Simply by investigating and recording what has happened, the inquiry has performed a courageous and valuable service. The recommendations made in the report recognise the needs and entitlements of survivors of institutional abuse. These recommendations now place the onus on governments, religious institutions and associated agencies to respond. Australia is not the first country to go through this process, nor will it be the last. The Committee’s proposals are informed by the experience and practice in other jurisdictions, such as Canada and Ireland, which are plainly instructive. To an extent, the responses of other jurisdictions will form a standard against which to judge the responses of Australian governments and religious bodies.
As the most effective official response in meeting the needs of survivors, the Law Commission of Canada recommended the use of redress programs that are designed with survivors and which involve responses to all their needs. These redress programs should include features including apologies, compensation, counselling and other services, education and access to records. The LCC declared that five principles must be respected in all processes through which survivors of institutional abuse seek redress.
- Survivors should possess all information necessary to make informed choices about what course of redress to undertake.
- They should have access to counselling and support.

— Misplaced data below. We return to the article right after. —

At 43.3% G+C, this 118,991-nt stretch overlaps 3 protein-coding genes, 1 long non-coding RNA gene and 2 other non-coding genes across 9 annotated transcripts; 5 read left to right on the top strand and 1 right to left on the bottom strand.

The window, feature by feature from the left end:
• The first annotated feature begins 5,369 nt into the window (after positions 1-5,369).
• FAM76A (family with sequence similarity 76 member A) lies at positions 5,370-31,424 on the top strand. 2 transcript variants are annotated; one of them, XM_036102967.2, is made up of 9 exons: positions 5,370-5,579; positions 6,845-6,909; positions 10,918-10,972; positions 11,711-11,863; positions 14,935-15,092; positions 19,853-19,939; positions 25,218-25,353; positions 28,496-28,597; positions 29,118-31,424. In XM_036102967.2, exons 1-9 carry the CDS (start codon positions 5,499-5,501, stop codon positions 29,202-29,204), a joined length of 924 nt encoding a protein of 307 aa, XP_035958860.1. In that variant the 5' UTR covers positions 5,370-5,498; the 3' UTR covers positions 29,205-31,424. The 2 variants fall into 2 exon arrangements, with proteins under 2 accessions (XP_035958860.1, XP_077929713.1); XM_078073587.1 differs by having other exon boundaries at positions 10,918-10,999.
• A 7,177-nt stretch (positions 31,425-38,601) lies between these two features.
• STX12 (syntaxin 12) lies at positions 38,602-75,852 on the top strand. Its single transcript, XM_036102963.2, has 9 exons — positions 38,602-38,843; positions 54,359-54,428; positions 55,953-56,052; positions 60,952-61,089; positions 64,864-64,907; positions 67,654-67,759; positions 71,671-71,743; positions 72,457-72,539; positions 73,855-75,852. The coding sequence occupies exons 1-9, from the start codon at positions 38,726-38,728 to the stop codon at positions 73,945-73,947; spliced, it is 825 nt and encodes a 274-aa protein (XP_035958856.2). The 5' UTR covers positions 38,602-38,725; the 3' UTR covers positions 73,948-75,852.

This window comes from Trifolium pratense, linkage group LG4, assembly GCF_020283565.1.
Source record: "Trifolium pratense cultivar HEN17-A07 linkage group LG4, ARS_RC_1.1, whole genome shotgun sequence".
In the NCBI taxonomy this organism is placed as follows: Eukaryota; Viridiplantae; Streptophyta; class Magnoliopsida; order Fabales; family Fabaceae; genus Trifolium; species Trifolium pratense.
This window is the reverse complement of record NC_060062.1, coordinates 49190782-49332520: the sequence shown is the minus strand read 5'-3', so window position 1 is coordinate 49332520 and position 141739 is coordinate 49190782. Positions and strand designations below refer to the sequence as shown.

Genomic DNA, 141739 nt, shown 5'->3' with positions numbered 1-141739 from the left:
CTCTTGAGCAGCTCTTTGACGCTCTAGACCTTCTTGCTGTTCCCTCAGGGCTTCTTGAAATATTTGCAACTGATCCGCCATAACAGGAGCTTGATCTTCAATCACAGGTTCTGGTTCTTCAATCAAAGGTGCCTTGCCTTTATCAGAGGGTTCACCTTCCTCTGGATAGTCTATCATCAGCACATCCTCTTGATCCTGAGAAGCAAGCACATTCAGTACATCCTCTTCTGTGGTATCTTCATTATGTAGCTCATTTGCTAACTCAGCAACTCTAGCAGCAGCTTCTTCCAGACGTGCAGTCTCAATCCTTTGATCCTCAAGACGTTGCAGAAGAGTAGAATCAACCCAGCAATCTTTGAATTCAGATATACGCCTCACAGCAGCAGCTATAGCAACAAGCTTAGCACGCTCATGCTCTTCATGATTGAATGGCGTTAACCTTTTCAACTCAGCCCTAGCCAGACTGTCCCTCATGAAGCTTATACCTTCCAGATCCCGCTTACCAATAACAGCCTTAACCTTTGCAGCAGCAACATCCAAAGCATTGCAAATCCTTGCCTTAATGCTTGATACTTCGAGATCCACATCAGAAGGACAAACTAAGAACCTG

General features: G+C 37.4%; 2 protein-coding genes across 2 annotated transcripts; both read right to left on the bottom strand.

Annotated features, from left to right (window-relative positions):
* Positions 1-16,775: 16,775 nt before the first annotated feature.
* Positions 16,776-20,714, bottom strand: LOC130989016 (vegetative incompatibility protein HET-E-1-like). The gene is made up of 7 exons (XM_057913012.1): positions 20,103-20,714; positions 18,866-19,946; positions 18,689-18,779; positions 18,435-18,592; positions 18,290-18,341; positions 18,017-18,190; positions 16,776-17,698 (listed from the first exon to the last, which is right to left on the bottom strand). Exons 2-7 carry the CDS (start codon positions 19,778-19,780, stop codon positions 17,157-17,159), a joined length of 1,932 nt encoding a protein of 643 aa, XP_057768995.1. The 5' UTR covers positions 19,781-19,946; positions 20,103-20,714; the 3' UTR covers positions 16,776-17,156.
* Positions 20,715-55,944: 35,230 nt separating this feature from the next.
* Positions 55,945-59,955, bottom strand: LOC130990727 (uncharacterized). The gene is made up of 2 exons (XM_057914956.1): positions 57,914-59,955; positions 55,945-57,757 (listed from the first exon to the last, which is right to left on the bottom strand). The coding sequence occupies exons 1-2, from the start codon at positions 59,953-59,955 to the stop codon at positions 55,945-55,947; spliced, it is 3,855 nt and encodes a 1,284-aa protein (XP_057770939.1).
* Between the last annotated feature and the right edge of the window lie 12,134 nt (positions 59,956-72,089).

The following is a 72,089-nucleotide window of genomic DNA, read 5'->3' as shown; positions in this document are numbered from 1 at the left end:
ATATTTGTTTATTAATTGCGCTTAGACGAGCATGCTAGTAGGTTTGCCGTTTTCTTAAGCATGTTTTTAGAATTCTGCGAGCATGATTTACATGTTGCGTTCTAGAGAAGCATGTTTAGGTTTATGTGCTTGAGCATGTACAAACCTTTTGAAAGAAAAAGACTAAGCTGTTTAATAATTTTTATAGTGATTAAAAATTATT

- Those conducting or managing the process (judges, lawyers, police) should have the training necessary to enable them to understand the circumstances of survivors.
- Continual efforts should be made to improve redress programs.
- The process should not cause further harm to survivors.
In Ireland, revelations of abuse in state orphanages, industrial schools and other institutions prompted Prime Minister Bertie Ahern to make a statement on May 11, 1999 acknowledging and apologising for the abuse suffered by children in institutional care. Mr Ahern acknowledged that the effects of abuse “ruined their childhoods and has been an ever-present part of their adult lives”, and admitted that they were “grossly wronged, and that we must do all we can now to overcome the lasting effects of their ordeals”.
Several strategies were implemented to address the situation including the establishment of the Commission to Inquire into Child Abuse. In 2000 the government agreed in principle to a compensation scheme. The Residential Institutions Redress Bill was presented on June 11, 2001, establishing the Compensation Advisory (CAC) Committee. The CAC responded to the government in January 2002 in its report entitled Towards Redress And Recovery, making recommendations about the form and content of the compensation scheme. The Residential Institutions Redress Act 2002 was passed on April 10, 2002, establishing the Residential Institutions Redress Board and associated bodies, which were enabled to award compensation to survivors of abuse in named institutions.
Funding for this compensation scheme came from government, with contributions from responsible religious authorities. The compensation scheme was launched on December 2, 2002 and will last for a period of three years. The average award to date is 80 000 euros (approximately $A137 000). Applications for compensation are assessed through an evidentiary process and awards are calculated based on four heads of compensation including the severity of abuse and injury.
Nothing can change what has happened. However, after the revelation of truth comes the possibility of at least partial redemption. The responses from governments and responsible religious institutions are awaited.